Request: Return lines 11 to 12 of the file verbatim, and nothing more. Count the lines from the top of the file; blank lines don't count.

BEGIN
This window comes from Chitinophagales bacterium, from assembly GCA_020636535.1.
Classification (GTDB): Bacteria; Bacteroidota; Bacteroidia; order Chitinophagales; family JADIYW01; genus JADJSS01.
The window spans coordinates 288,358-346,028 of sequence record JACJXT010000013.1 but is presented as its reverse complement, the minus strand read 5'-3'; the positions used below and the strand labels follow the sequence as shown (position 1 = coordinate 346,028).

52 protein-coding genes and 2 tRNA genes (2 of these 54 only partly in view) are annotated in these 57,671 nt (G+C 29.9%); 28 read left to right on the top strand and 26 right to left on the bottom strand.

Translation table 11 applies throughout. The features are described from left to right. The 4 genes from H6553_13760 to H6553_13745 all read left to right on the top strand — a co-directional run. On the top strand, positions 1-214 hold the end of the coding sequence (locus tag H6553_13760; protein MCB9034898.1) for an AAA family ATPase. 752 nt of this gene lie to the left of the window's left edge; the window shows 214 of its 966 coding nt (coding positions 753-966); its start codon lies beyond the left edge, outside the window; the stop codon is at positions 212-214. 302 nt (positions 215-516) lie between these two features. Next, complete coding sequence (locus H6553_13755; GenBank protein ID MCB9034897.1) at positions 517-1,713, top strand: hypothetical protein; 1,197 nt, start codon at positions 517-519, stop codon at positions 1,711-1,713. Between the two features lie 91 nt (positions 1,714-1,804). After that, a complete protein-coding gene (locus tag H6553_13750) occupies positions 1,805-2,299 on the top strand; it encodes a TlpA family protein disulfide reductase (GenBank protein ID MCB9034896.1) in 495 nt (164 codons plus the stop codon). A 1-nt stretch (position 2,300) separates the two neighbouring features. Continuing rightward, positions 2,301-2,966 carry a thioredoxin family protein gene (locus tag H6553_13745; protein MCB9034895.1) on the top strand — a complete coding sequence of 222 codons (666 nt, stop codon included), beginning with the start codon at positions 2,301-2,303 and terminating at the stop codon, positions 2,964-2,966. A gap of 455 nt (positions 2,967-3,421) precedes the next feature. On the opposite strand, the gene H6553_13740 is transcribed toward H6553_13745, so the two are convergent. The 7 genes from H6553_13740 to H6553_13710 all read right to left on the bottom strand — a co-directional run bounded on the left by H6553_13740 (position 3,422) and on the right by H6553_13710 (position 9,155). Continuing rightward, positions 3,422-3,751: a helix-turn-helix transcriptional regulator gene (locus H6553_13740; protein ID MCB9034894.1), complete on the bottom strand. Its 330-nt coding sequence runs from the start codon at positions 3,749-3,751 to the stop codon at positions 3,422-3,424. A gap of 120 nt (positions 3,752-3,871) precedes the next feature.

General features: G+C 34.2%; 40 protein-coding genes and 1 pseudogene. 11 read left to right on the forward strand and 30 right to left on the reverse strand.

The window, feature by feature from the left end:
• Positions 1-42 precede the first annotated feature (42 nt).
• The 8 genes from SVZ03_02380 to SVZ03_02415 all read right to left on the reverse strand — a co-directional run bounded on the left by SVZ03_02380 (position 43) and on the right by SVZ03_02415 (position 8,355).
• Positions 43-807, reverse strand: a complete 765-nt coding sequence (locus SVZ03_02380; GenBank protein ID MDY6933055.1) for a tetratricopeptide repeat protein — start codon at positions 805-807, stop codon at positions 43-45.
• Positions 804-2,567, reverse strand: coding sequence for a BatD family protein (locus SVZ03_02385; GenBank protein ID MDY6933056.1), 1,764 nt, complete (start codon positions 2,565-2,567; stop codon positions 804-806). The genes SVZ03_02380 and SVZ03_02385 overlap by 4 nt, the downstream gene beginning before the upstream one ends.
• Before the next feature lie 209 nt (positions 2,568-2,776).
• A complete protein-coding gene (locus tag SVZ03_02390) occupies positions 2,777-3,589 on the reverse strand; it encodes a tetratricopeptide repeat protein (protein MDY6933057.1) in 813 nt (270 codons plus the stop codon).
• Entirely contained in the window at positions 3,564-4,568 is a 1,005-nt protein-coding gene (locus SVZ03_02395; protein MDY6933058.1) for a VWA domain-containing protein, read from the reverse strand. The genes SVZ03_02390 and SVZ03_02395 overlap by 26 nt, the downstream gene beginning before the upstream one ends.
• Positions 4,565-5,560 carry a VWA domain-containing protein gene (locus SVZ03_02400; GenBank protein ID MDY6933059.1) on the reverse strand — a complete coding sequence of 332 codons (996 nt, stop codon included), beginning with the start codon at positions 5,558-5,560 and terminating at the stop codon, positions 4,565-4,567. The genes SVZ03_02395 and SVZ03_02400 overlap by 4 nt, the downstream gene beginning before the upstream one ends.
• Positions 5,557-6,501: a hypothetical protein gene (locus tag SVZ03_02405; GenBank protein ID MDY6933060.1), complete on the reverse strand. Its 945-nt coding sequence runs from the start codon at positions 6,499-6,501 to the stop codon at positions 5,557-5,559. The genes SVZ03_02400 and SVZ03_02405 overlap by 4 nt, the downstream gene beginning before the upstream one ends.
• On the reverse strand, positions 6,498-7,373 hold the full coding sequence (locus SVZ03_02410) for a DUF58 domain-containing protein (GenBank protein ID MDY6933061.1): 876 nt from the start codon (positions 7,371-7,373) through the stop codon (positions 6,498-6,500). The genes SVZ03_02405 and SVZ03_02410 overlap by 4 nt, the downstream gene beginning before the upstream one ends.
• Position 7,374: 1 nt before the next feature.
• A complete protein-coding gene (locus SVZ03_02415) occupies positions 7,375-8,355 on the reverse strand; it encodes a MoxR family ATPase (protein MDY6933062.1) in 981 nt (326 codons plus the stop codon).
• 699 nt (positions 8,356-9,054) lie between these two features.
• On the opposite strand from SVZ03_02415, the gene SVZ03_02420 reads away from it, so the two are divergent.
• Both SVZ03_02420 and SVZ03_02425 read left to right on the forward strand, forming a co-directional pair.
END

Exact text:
• Positions 804-2,567, reverse strand: coding sequence for a BatD family protein (locus SVZ03_02385; GenBank protein ID MDY6933056.1), 1,764 nt, complete (start codon positions 2,565-2,567; stop codon positions 804-806). The genes SVZ03_02380 and SVZ03_02385 overlap by 4 nt, the downstream gene beginning before the upstream one ends.
• Before the next feature lie 209 nt (positions 2,568-2,776).